in light of the guidance set forth above, the Board's regulations
governing the election process allow a challenge to any ballot cast,
(§ 2422.24, 142 Cong. Rec. S12062, S12068 (daily ed. Oct. 1, 1996)),
and permit a petition for clarification in the event a determination
by the Board should subsequently become necessary. Id at § 2422.1,
142 Cong. Rec. at S12065. Under such circumstances, if a labor organization
is certified as the exclusive representative of an appropriate unit,
the incumbents of the specific classification at issue here will
neither be deemed to be included in nor deemed to be excluded from
the bargaining unit pending agreement by the parties or determination
through a unit clarification proceeding.
5. Officers in the Planning Section
of the Planning and Inspection Division
The Employing Office also contends that the
four officers within the Planning Section of the Planning and Inspection
Division should be excluded from the unit because their responsibilities
as staff writers involve internal personnel work within the meaning
of 5 U.S.C. § 7112(b)(3), as applied by section 220(c)(1) of the
CAA. See Employing Office Post-Hearing Brief at 49-50.
The Petitioner and Intervenors disagree. IUPA contends that the
writers do not exercise independent judgment and discretion in the
exercise of their duties, but merely carry out the instructions
of their superiors, and should therefore be included in the unit.
See IUPA Post-Hearing Brief at 12-13.
Section 7112(b)(3), as applied by the CAA, provides
that a unit is not appropriate if it includes employees "engaged
in personnel work in other than a purely clerical capacity." An
employee is excluded under section 7112(b)(3) when the character
and extent of his or her involvement in personnel work is more than
clerical in nature and the duties of the position are performed
in a non-routine manner or are of such a nature as to create a conflict
of interest between the employee's union affiliation and job duties.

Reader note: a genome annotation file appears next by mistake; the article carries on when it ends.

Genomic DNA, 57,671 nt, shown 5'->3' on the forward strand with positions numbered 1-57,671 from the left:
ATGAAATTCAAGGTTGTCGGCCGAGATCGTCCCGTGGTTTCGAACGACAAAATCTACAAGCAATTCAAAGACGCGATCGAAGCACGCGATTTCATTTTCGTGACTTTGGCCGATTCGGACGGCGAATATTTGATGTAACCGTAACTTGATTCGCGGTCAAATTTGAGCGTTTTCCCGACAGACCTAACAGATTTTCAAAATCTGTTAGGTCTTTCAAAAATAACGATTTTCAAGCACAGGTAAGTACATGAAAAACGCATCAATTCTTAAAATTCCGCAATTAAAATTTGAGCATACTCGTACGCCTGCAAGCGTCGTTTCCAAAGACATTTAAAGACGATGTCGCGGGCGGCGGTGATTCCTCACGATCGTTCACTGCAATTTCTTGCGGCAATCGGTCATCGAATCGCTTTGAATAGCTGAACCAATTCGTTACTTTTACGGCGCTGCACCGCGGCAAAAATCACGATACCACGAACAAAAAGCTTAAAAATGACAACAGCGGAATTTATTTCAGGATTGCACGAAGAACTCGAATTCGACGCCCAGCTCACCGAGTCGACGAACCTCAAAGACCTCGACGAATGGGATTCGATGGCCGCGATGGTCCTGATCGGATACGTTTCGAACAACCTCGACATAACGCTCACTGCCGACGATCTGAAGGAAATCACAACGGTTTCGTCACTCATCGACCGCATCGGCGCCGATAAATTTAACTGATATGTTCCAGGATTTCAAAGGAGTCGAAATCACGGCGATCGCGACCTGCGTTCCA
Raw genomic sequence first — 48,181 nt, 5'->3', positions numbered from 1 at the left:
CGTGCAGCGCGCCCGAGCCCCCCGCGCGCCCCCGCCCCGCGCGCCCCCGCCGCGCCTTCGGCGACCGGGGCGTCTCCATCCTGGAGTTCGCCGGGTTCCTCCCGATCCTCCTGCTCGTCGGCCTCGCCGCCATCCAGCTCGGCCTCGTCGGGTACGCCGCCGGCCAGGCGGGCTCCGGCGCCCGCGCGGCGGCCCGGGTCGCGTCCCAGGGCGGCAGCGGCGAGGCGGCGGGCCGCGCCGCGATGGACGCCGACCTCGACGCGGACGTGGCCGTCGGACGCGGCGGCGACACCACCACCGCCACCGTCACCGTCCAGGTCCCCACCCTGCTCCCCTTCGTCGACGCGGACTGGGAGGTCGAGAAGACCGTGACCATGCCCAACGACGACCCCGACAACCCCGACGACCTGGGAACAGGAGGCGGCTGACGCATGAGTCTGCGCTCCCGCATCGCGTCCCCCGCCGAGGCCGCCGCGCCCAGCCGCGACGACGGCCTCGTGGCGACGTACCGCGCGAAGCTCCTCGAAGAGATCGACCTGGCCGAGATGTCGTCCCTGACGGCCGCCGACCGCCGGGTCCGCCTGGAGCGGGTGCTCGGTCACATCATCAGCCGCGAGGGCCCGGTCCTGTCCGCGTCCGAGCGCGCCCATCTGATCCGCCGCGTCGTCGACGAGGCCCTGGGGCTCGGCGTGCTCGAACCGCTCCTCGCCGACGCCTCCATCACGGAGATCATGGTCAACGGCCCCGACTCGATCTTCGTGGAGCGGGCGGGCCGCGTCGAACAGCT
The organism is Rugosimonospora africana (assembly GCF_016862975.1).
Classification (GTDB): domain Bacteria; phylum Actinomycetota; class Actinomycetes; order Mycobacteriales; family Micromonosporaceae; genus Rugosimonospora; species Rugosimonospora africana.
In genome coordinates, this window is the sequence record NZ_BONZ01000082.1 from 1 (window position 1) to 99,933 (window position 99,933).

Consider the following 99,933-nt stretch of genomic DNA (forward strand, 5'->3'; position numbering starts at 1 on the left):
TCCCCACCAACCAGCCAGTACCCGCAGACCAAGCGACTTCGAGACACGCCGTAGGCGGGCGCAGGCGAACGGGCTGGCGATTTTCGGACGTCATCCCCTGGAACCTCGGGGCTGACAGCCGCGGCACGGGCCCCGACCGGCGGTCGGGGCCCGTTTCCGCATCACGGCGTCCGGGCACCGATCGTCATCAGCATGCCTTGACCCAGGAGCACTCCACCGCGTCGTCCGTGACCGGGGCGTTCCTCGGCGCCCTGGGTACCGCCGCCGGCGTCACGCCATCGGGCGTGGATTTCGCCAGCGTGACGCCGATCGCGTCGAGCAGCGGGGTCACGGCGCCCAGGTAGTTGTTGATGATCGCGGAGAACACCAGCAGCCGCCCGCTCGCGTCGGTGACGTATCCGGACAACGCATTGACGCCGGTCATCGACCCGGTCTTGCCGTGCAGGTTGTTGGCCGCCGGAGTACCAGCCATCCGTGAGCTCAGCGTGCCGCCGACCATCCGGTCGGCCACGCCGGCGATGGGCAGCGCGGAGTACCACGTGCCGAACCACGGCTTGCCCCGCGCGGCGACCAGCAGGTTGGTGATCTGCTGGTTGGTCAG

See U.S. Dep't of the Army Headquarters, 101st Airborne Div.
Fort Campbell, Ky., 36 F.L.R.A. 598, 602 (1990); Dep 't
of the Treasury, Internal Revenue Serv., Washington, D.C. and Internal
Revenue Serv., Cincinnati District, Cincinnati, Ohio, 36 F.L.R.A.
138, 144 (1990). Researchers have been excluded from a bargaining
unit under this standard where their functions involved internal
personnel work, e.g., where they "draft and analyze personnel
programs affecting the bargaining unit and make recommendations
to management concerning such programs." Health and Human Serv.,
Region X, Seattle, Wash., 9 F.L.R.A. 518, 523. Researchers
have also been excluded under this standard where their recommendations
"have a significant effect on personnel decisions" or "can have
a direct impact on the elimination of jobs, the creation of positions
and the overall work environment with regard to the bargaining unit."
Fort Campbell, supra at 603-604.
The Planning and Inspection Division is a part
of the Administrative Services Bureau, which provides personnel
and ancillary administrative support services to the Capitol Police.
Record at III:153-154. The planning group is primarily responsible
for recommending policy changes on general orders and other procedures
and policies. Record at III:154-155, 159-160. The record suggests,
however, that the responsibilities of the planning section may include
development of personnel policies: Q: "Do they develop police policies,
or do they develop personnel policies or both?" A: "Both." Record
at III:204. The deference afforded recommendations of the planning
section demonstrates that independent judgment and discretion are
exercised at some level below upper management.
However, the testimony describes the work of
the planning section in general terms. There is no discussion of
how the responsibilities for personnel-related work are allocated
among the various personnel in the section. The record is also silent
regarding which, if any, of the four writers makes recommendations
that have a significant effect on personnel-related decisions or
an impact on the work environment.
The testimony therefore does not provide a basis
for ascertaining which, if any, of the four writers on the planning
staff meets the statutory criteria for exclusion under section 7112(b)(3),
as applied by the CAA. Accordingly, as explained in the Board's
discussion of officers in the training division, supra, resolution
of the status of each of the planning officers at this point is